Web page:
She was found to be fully conscious, dehydrated, febrile to touch (T=38.7°C) and pale (PCV 21%) but otherwise well preserved. There was gangrene of the right foot extending to the proximal one third of the leg, [Figure 1].

 

She was resuscitated with blood transfusion and intravenous fluids, and commenced on intravenous metronidazole and cefuroxime. She underwent below knee (B/K) guillotine amputation and 3 weeks later she had stump refashioning. She was discharged 47 days after admission, mobilizing on axillary crutches.

 

[Figure 1]

 

Comments

The incidence of snake-bite in Nigeria has been reported as 497 per 100,000 population per year. [3] Snakebite as a cause of gangrene is not very common but when it does occur the results are usually devastating, [4] In this report, both children sustained snakebite to the lower extremity that subsequently progressed to frank wet gangrene of the affected limbs. This can possibly be attributed to the effects of the snake venom on the tissues since no tourniquet was applied on the limbs. It is well documented that Snake venoms contain various concentrations of proteases, phosphatidases, neurotoxins, and in some cases, hyaluronidase. [1]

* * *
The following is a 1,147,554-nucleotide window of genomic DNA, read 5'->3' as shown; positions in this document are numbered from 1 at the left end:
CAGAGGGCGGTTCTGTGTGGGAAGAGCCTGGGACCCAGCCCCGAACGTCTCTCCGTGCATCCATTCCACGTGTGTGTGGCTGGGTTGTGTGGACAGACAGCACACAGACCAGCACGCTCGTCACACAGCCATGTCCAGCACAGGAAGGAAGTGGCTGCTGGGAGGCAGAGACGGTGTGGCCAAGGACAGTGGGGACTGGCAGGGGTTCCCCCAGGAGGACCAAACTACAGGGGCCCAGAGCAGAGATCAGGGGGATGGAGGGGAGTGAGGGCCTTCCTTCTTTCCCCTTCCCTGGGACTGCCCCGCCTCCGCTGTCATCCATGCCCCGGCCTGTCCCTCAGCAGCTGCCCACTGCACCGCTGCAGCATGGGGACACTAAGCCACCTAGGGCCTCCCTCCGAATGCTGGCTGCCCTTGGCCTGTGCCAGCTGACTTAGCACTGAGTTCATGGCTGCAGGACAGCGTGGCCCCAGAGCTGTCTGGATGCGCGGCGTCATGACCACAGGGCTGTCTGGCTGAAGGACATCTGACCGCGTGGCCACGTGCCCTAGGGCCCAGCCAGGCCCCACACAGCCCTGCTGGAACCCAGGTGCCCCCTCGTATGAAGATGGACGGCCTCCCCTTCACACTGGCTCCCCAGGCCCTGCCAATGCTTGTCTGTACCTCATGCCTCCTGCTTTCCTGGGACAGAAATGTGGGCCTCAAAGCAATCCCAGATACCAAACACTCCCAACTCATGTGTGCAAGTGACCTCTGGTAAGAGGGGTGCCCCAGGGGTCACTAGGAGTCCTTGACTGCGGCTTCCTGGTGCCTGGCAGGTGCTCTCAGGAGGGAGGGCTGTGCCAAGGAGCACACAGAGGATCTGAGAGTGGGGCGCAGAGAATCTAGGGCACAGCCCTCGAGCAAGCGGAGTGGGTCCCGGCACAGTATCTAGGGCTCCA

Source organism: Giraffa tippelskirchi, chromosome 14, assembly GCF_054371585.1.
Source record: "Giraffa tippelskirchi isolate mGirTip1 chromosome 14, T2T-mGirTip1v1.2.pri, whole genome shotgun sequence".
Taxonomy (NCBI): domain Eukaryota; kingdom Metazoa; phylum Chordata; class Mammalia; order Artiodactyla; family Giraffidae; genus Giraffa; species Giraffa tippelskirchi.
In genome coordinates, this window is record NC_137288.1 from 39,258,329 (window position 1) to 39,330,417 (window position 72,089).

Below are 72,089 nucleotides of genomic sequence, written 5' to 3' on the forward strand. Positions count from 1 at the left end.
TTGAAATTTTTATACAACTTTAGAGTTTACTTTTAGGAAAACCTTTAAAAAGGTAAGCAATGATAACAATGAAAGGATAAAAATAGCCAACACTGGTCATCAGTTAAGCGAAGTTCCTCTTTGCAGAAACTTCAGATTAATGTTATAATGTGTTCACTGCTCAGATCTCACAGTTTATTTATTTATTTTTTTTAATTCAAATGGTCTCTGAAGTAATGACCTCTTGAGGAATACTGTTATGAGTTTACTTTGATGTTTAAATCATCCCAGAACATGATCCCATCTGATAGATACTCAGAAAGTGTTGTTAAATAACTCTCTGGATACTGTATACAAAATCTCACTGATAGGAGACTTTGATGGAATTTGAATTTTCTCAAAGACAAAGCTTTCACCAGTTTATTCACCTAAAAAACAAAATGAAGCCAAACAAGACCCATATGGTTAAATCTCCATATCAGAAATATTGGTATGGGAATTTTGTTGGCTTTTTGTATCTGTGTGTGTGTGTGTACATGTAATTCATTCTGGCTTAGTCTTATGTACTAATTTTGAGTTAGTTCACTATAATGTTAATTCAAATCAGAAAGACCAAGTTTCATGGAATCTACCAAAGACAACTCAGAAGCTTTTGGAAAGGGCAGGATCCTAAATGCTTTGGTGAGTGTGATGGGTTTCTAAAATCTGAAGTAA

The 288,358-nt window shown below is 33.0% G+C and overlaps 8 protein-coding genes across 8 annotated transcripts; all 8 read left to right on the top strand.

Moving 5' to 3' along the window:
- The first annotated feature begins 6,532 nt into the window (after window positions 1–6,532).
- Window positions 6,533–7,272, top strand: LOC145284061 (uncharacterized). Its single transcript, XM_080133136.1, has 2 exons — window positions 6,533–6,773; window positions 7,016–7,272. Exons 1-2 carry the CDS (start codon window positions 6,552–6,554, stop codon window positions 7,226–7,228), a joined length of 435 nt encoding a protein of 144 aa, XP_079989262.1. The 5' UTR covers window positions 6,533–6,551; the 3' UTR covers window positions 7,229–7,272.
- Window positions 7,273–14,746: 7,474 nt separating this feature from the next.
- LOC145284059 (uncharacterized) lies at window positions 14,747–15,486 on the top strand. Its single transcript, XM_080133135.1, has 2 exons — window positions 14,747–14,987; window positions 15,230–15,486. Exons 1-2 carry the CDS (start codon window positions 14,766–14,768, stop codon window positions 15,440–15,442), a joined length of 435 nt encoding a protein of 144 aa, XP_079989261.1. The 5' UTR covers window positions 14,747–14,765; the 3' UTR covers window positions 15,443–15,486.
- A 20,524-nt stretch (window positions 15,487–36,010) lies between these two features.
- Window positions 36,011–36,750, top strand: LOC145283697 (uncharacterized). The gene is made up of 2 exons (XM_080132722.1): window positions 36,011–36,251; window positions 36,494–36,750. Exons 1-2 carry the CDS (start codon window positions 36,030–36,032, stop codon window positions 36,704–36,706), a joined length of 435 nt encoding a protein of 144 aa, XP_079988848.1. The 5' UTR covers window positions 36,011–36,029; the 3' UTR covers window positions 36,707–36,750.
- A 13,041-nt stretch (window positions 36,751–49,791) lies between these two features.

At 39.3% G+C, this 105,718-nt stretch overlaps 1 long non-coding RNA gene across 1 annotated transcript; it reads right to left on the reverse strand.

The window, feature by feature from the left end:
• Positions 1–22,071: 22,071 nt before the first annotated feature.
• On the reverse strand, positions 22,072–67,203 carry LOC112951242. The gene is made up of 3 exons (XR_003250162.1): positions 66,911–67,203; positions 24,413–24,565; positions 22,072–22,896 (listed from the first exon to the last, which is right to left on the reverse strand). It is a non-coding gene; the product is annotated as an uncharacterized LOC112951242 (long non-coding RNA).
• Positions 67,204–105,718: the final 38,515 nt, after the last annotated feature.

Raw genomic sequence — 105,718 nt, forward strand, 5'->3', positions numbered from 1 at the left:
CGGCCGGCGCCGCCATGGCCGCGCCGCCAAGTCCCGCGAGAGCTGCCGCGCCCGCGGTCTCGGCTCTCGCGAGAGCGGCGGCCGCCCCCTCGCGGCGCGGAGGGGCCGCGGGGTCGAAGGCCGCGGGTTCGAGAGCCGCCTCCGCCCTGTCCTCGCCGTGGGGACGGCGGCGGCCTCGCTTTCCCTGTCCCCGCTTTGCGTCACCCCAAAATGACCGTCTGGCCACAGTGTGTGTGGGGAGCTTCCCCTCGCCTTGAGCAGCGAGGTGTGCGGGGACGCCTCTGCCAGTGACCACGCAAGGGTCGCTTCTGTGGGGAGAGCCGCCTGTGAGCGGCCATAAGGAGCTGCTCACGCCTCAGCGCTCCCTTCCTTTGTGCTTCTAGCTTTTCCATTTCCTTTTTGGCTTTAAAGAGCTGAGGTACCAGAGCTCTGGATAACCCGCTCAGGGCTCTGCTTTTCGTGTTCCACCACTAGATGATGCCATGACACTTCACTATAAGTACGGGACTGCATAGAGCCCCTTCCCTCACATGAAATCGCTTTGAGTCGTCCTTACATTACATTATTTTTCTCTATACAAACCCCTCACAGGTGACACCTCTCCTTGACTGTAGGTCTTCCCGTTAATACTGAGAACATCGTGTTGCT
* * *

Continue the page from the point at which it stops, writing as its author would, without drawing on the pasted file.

The clinical features of local tissue envenomation include intense pain, oedema of the affected limb, local paraesthesia in some cases, and necrosis of the tissue around the bite site about a week or two later. [1] These features were all reported in these two children.